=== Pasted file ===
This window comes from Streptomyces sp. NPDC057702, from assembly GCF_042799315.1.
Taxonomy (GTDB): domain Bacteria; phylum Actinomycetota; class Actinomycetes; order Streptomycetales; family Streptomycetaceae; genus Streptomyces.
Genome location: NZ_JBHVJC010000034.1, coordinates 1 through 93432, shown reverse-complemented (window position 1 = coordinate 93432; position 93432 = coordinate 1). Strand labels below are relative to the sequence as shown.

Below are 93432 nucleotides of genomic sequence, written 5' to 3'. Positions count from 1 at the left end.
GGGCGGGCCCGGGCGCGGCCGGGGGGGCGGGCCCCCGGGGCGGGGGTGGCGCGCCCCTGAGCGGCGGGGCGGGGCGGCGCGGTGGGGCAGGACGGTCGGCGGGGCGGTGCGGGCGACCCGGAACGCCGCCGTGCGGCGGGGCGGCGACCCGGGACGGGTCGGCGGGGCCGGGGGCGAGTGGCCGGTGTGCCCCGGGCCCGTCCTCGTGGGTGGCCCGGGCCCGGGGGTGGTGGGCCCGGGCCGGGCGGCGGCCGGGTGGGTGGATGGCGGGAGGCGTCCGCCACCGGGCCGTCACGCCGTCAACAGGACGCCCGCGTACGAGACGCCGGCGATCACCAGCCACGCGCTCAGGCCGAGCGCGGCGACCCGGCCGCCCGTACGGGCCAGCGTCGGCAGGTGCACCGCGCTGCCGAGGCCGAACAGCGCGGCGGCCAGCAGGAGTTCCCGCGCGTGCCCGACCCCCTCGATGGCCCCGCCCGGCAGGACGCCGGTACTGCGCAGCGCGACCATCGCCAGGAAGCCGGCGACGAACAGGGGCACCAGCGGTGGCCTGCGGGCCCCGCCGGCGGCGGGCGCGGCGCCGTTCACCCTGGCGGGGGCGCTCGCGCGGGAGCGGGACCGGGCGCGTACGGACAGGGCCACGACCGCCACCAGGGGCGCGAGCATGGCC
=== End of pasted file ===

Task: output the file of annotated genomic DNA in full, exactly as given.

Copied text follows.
This window comes from Streptomyces sp. NPDC057702, from assembly GCF_042799315.1.
Taxonomy (GTDB): domain Bacteria; phylum Actinomycetota; class Actinomycetes; order Streptomycetales; family Streptomycetaceae; genus Streptomyces.
Genome location: NZ_JBHVJC010000034.1, coordinates 1 through 93432, shown reverse-complemented (window position 1 = coordinate 93432; position 93432 = coordinate 1). Strand labels below are relative to the sequence as shown.

Below are 93432 nucleotides of genomic sequence, written 5' to 3'. Positions count from 1 at the left end.
GGGCGGGCCCGGGCGCGGCCGGGGGGGCGGGCCCCCGGGGCGGGGGTGGCGCGCCCCTGAGCGGCGGGGCGGGGCGGCGCGGTGGGGCAGGACGGTCGGCGGGGCGGTGCGGGCGACCCGGAACGCCGCCGTGCGGCGGGGCGGCGACCCGGGACGGGTCGGCGGGGCCGGGGGCGAGTGGCCGGTGTGCCCCGGGCCCGTCCTCGTGGGTGGCCCGGGCCCGGGGGTGGTGGGCCCGGGCCGGGCGGCGGCCGGGTGGGTGGATGGCGGGAGGCGTCCGCCACCGGGCCGTCACGCCGTCAACAGGACGCCCGCGTACGAGACGCCGGCGATCACCAGCCACGCGCTCAGGCCGAGCGCGGCGACCCGGCCGCCCGTACGGGCCAGCGTCGGCAGGTGCACCGCGCTGCCGAGGCCGAACAGCGCGGCGGCCAGCAGGAGTTCCCGCGCGTGCCCGACCCCCTCGATGGCCCCGCCCGGCAGGACGCCGGTACTGCGCAGCGCGACCATCGCCAGGAAGCCGGCGACGAACAGGGGCACCAGCGGTGGCCTGCGGGCCCCGCCGGCGGCGGGCGCGGCGCCGTTCACCCTGGCGGGGGCGCTCGCGCGGGAGCGGGACCGGGCGCGTACGGACAGGGCCACGACCGCCACCAGGGGCGCGAGCATGGCC